Blending Personal and Business: Here’s What You Need to Know


Bench Accounting


Reviewed by


June 7, 2023

This article is Tax Professional approved


When assessing your filing obligations as a taxpayer, it is crucial to determine whether your activity falls under the category of a business or a hobby. This comprehensive guide will help you determine if your activity qualifies as a business and what your requirements are based on the type of corporate entity you have. We’ll also let you know how Bench can assist you in managing your blended personal and business accounts. Stay informed and ensure compliance with our expert guidance.

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Is it just a hobby or a serious business? Assessing your activity for tax qualification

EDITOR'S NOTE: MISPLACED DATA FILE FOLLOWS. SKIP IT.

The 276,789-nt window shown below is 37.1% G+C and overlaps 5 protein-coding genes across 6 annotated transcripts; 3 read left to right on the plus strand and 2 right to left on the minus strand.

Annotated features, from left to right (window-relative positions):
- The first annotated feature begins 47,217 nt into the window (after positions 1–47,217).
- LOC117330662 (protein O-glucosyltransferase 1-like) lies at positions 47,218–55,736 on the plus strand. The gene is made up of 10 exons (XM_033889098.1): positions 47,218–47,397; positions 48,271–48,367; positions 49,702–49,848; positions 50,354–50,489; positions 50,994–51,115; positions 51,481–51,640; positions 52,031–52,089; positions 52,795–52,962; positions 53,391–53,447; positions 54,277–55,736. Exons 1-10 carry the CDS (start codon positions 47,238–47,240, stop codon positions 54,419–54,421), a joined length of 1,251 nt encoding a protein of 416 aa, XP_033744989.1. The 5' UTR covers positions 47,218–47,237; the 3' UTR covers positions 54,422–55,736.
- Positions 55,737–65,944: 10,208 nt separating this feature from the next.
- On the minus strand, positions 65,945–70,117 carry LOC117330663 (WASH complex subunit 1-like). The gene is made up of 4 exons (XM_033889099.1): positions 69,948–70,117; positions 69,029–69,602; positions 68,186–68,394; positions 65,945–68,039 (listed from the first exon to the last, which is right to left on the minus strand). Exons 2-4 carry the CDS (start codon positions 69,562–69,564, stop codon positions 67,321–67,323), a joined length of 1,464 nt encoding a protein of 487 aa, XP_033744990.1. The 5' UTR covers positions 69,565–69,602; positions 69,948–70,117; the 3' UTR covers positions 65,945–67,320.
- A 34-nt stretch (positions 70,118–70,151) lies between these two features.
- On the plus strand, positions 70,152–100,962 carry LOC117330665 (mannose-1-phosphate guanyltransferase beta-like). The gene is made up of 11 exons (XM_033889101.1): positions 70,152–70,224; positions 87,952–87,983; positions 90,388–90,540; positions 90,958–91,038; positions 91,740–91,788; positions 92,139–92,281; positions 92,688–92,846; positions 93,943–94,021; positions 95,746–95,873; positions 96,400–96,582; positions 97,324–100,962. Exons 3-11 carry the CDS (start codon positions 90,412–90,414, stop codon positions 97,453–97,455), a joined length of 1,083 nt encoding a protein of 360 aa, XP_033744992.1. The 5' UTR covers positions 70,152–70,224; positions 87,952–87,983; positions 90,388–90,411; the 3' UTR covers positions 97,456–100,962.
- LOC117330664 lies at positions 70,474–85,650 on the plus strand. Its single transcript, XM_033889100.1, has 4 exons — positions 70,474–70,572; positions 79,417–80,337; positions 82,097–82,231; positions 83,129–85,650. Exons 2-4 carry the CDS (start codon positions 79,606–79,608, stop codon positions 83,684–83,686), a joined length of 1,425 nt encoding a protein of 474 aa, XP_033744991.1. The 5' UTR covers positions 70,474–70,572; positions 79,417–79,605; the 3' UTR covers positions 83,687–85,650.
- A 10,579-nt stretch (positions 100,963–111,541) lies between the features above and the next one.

In general, taxpayers are allowed to deduct ordinary and necessary expenses for conducting a trade or business. An ordinary expense is one that is common and accepted in your trade or business, while a necessary expense is appropriate for the business. An activity qualifies as a business if it is carried out with the reasonable expectation of earning a profit.

The IRS presumes an activity is carried out for profit if it generates a revenue for at least three of the last five tax years. However, the determination depends on the facts and circumstances of each case.

To assess whether your activity qualifies as a business, consider the following factors:

Profit intention: Your time and effort invested in the activity should indicate an intention to make a profit. A genuine profit motive is a key indicator of a business.